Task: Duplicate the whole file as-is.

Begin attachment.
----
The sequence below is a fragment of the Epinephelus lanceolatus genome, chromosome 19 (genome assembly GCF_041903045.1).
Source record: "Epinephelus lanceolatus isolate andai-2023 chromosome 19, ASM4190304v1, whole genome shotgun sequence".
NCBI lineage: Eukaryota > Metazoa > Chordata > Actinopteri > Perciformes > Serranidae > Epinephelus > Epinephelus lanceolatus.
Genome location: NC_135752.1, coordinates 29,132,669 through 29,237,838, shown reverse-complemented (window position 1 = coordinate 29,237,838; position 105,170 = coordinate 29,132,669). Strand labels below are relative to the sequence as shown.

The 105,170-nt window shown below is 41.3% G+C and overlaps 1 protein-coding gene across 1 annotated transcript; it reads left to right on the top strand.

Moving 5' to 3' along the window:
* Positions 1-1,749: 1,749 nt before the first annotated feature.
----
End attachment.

The sequence below is a fragment of the Epinephelus lanceolatus genome, chromosome 19 (genome assembly GCF_041903045.1).
Source record: "Epinephelus lanceolatus isolate andai-2023 chromosome 19, ASM4190304v1, whole genome shotgun sequence".
NCBI lineage: Eukaryota > Metazoa > Chordata > Actinopteri > Perciformes > Serranidae > Epinephelus > Epinephelus lanceolatus.
Genome location: NC_135752.1, coordinates 29,132,669 through 29,237,838, shown reverse-complemented (window position 1 = coordinate 29,237,838; position 105,170 = coordinate 29,132,669). Strand labels below are relative to the sequence as shown.

The 105,170-nt window shown below is 41.3% G+C and overlaps 1 protein-coding gene across 1 annotated transcript; it reads left to right on the top strand.

Moving 5' to 3' along the window:
* Positions 1-1,749: 1,749 nt before the first annotated feature.